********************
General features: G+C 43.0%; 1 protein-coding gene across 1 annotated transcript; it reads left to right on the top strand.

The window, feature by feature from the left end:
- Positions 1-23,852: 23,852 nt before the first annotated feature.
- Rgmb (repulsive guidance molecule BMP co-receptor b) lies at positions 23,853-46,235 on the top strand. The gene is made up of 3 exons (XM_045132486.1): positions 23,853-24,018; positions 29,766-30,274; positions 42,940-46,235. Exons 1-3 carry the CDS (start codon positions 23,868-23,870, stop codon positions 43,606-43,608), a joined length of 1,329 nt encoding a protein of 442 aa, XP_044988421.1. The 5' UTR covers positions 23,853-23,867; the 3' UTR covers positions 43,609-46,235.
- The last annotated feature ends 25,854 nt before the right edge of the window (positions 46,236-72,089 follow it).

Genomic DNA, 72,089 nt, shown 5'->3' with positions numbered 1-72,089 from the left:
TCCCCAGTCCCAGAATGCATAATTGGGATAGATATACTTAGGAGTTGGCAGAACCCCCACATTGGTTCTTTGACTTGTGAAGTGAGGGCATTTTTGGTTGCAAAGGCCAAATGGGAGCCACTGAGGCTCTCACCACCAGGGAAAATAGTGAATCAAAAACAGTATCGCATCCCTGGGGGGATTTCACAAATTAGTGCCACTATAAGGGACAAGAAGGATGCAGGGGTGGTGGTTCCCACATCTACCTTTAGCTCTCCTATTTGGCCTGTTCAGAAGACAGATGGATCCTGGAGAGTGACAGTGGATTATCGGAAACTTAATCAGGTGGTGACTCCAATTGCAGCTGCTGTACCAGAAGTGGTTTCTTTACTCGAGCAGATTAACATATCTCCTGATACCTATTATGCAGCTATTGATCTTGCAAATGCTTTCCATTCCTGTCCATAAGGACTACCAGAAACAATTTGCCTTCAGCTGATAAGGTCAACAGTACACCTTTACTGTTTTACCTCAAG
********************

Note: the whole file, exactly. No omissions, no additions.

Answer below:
General features: G+C 43.0%; 1 protein-coding gene across 1 annotated transcript; it reads left to right on the top strand.

The window, feature by feature from the left end:
- Positions 1-23,852: 23,852 nt before the first annotated feature.
- Rgmb (repulsive guidance molecule BMP co-receptor b) lies at positions 23,853-46,235 on the top strand. The gene is made up of 3 exons (XM_045132486.1): positions 23,853-24,018; positions 29,766-30,274; positions 42,940-46,235. Exons 1-3 carry the CDS (start codon positions 23,868-23,870, stop codon positions 43,606-43,608), a joined length of 1,329 nt encoding a protein of 442 aa, XP_044988421.1. The 5' UTR covers positions 23,853-23,867; the 3' UTR covers positions 43,609-46,235.
- The last annotated feature ends 25,854 nt before the right edge of the window (positions 46,236-72,089 follow it).

Genomic DNA, 72,089 nt, shown 5'->3' with positions numbered 1-72,089 from the left:
TCCCCAGTCCCAGAATGCATAATTGGGATAGATATACTTAGGAGTTGGCAGAACCCCCACATTGGTTCTTTGACTTGTGAAGTGAGGGCATTTTTGGTTGCAAAGGCCAAATGGGAGCCACTGAGGCTCTCACCACCAGGGAAAATAGTGAATCAAAAACAGTATCGCATCCCTGGGGGGATTTCACAAATTAGTGCCACTATAAGGGACAAGAAGGATGCAGGGGTGGTGGTTCCCACATCTACCTTTAGCTCTCCTATTTGGCCTGTTCAGAAGACAGATGGATCCTGGAGAGTGACAGTGGATTATCGGAAACTTAATCAGGTGGTGACTCCAATTGCAGCTGCTGTACCAGAAGTGGTTTCTTTACTCGAGCAGATTAACATATCTCCTGATACCTATTATGCAGCTATTGATCTTGCAAATGCTTTCCATTCCTGTCCATAAGGACTACCAGAAACAATTTGCCTTCAGCTGATAAGGTCAACAGTACACCTTTACTGTTTTACCTCAAG